April 15, 2005


This week we feature two editorials about the election of a new pope.

It's about filling the shoes of the fisherman

At one point in the nearly nonstop television coverage of the death and funeral of Pope John Paul II, one commentator wondered if the Church’s cardinals would be able to find anyone who would “fill Pope John Paul’s shoes.”

Fortunately for the cardinals ­meeting in conclave beginning on April 18, their task is not to find someone to fill the shoes of the late pope.

The task of the cardinals—under the guidance of the Holy Spirit—is to identify and elect someone who will fill the shoes of the Fisherman. And that is a very different matter.


— William R. Bruns


The next pope

We are not going to be so foolish as to predict who will be the next pope, although we’re sure that others will.

There’s an old saying that “He who goes into a conclave as pope comes out a cardinal.” In other words, the cardinal most people think will be elected pope usually is not.

That, though, has not always been true. Cardinal Eugenio Pacelli was clearly the favorite in 1939 and he was elected Pope Pius XII, and Cardinal Giovanni Battista Montini was the favorite in 1963 and he was elected Pope Paul VI.

This time, though, there does not appear to be any favorite, although Catholics certainly have their preferences. With 117 cardinals eligible to vote for the next pope, from so many countries, the conclave could take some time.

There was a time when Cardinal Carlo Maria Martini appeared to be the favorite, but he is now being counted out because he has retired as Archbishop of Milan and because he is 78 years old. We believe that he’s still a possibility because the next pope almost certainly will not be a young man as Cardinal Karol Wojtyla was when he was elected at 58.

Pope John XXIII was 77 when he was elected, the same age as Cardinal Joseph Ratzinger, head of the Congregation for the Doctrine of the Faith, who is another possibility.

There’s the story that, back in 1903 when the cardinals met to elect a successor to Pope Leo XIII, whose pontificate was 25 years, one of the cardinals said, “We elected a Holy Father, not an Eternal Father.”

Historically, the cardinals have favored older popes so chances are that the next pope will be in his 70s.

If that is true, it would lessen the possibility for the election of several cardinals sometimes mentioned as possible successors: Christoph Schonborn of Vienna, 60; Oscar Andres Rodriquez Maradiaga of Honduras, 62; and Angelo Scola of Venice, 63.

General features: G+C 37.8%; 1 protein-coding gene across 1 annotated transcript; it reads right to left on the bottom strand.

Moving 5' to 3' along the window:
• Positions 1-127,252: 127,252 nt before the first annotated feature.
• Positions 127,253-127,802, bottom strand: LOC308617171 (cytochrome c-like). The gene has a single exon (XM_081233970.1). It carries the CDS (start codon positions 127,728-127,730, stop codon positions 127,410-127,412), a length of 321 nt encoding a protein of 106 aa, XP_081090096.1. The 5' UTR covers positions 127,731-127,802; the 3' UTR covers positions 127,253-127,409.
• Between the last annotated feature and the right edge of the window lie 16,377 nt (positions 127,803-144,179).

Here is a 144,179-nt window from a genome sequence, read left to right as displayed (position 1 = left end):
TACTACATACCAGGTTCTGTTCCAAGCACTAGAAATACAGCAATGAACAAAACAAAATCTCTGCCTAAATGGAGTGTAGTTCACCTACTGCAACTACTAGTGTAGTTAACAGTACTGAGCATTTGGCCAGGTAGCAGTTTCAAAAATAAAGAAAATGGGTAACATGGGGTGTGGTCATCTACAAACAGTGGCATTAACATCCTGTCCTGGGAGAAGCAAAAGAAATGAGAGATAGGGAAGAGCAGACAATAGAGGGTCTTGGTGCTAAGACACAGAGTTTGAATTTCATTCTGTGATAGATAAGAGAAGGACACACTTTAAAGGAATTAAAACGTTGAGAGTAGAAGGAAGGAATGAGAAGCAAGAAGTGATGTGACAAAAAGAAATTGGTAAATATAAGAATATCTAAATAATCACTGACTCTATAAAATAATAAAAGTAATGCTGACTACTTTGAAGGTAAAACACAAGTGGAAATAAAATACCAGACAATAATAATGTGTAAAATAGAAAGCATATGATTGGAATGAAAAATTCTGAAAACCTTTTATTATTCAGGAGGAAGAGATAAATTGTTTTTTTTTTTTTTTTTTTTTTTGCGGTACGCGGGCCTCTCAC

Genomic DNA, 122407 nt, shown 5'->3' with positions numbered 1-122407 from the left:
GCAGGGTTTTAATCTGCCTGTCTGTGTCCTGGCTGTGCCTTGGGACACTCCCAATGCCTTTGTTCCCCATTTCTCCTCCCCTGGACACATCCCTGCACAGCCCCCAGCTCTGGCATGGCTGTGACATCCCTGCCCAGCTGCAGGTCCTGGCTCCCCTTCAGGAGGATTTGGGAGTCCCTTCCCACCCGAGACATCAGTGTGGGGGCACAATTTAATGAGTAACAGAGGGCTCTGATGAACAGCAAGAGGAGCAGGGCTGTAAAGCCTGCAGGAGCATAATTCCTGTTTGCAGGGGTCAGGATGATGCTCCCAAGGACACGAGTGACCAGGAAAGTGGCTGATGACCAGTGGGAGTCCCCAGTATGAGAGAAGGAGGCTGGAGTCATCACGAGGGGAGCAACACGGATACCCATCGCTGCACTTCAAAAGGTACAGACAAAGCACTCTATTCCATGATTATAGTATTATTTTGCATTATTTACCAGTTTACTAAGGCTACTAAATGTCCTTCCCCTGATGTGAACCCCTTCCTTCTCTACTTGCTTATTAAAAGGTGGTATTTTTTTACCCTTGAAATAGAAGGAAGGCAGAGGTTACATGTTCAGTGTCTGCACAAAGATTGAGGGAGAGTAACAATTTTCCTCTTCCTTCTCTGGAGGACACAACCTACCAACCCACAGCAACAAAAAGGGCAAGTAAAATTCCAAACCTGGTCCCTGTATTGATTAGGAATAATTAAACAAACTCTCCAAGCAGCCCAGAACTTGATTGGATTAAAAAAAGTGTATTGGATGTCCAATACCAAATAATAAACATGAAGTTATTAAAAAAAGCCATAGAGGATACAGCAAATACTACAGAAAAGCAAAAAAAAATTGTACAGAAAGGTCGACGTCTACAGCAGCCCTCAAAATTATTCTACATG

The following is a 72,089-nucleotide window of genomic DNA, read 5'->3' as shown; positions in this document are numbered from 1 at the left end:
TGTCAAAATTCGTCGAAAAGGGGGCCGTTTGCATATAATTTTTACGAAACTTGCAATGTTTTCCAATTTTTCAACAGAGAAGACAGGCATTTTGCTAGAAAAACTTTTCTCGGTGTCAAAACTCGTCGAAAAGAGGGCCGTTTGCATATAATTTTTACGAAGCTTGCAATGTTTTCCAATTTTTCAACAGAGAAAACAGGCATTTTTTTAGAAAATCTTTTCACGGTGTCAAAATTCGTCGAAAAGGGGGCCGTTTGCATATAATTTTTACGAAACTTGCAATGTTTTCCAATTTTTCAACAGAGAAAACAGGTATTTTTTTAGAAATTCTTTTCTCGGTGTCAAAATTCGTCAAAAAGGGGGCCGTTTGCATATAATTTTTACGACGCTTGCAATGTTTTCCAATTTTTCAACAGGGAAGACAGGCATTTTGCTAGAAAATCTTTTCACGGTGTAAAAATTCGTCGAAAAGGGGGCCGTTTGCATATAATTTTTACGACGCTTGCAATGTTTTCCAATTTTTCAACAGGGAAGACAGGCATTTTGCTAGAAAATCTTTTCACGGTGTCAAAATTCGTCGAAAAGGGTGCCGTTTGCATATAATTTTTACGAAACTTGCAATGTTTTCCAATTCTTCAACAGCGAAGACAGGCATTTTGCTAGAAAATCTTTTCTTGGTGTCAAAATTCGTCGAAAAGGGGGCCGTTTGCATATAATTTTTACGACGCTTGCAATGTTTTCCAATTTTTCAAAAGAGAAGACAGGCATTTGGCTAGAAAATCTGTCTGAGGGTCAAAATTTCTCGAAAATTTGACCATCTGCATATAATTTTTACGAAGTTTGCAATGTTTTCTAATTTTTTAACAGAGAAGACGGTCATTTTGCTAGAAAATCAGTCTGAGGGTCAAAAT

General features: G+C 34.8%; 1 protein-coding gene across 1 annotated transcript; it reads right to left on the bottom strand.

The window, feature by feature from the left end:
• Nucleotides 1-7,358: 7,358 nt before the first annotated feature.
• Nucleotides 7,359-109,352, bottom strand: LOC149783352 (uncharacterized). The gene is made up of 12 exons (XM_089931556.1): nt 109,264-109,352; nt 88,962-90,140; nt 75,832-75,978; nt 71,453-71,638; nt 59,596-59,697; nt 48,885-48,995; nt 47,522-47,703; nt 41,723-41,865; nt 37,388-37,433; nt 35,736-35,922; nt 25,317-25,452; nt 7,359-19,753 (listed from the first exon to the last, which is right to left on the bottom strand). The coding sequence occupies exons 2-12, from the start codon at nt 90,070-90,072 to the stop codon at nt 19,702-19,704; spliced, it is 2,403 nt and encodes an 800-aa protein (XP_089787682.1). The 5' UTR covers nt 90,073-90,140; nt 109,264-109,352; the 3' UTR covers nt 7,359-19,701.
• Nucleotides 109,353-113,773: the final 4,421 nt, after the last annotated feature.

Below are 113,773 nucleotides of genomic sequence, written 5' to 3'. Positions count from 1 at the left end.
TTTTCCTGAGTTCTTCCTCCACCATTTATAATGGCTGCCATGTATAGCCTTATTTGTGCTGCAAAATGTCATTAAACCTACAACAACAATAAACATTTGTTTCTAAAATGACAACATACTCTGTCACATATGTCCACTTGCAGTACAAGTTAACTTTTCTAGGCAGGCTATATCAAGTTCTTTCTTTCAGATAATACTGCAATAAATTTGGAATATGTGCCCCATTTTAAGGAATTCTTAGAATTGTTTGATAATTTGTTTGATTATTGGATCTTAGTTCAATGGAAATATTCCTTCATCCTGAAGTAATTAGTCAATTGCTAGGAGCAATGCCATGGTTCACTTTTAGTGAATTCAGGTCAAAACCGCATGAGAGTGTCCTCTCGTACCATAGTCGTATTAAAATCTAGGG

The first thing that the cardinals must do is discuss the problems that the next pope must face so they can determine what qualities he must ­possess.

We believe that the most serious problem for the Church now is the low number of Catholics in Western Europe who practice their faith. If the cardinals also perceive this, they might look to a European cardinal.

Several good possibilities come to mind: Belgian Cardinal Godfried Danneels; Italian Cardinal Giovanni Battista Re, who served in the Congregation for Bishops for the last five years; and Italian Cardinal Dionigi Tattamanzi, Archbishop of Milan. All three are 71 years old.

For some cardinals, the top issue in the Church will surely be a greater collegiality, less power for the Roman Curia and more for bishops.

Cardinal Danneels called collegiality “at the top of the agenda” during a consistory of cardinals in 2001. The other cardinal most noted for wanting decentralization is Walter Kasper of Germany, 72. He and Cardinal Ratzinger exchanged articles in various journals, with Ratzinger arguing for the priority of the universal Church and Kasper arguing the equality of local Churches.

Another important issue certainly is ecumenism and interreligious dialogue. Cardinal Kasper, as president of the Pontifical Council for Promoting Christian Unity, has been in the forefront of efforts to improve relations with other religions.

The tremendous growth of Catholicism in the Third World and the issues of poverty and justice could give us a pope from Africa or Latin America. If so, it almost certainly will be Cardinal Francis Arinze of Nigeria, 72, who has spent more than 20 years in Rome. If any cardinal from Latin America were to be elected, it would probably be Claudio Hummes of Brazil, 70. Brazil is the largest Catholic country in the world.

Other issues that will face the next pope will be the shortage of priests in Europe and the Americas; the role of the laity, including laywomen, in the governance of the Church; and the life issues—abortion, euthanasia, bioethics and capital punishment—that Pope John Paul faced. The cardinals will have to discern which of them can best deal with those issues.

— John F. Fink  

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